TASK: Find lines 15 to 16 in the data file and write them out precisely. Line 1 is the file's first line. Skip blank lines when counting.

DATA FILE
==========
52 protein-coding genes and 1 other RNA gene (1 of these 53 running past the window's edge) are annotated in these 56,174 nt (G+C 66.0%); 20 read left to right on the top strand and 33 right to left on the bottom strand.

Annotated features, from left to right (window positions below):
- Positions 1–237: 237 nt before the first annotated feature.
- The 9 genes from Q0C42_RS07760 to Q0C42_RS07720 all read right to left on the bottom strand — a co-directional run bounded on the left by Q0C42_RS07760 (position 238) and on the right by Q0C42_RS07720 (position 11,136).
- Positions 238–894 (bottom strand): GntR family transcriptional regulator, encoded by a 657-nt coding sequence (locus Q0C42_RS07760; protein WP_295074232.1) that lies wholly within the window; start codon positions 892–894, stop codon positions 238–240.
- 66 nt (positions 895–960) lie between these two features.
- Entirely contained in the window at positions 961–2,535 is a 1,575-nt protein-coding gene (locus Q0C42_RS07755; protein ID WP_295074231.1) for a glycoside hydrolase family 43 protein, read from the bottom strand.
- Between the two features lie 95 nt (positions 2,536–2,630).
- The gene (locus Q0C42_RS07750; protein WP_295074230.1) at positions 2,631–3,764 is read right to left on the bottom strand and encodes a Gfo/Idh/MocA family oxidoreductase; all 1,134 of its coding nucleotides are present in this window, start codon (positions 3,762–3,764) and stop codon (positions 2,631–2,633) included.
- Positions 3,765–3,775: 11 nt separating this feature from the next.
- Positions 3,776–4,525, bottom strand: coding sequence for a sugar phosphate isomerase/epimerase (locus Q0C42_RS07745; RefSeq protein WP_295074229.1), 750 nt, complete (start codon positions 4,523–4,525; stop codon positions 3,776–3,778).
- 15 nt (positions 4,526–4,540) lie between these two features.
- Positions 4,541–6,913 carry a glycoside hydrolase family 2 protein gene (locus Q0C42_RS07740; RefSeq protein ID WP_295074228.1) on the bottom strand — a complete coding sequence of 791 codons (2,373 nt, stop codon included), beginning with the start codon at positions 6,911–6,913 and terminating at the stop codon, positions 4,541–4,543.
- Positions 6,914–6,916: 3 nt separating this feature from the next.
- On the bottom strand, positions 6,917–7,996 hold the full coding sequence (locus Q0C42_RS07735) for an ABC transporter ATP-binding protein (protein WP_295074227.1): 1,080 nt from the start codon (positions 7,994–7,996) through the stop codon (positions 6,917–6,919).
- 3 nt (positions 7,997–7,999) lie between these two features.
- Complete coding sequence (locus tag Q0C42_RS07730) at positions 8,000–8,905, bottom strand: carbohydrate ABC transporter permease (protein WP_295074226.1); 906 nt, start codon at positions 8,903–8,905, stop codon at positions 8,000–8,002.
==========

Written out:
- On the bottom strand, positions 6,917–7,996 hold the full coding sequence (locus Q0C42_RS07735) for an ABC transporter ATP-binding protein (protein WP_295074227.1): 1,080 nt from the start codon (positions 7,994–7,996) through the stop codon (positions 6,917–6,919).
- 3 nt (positions 7,997–7,999) lie between these two features.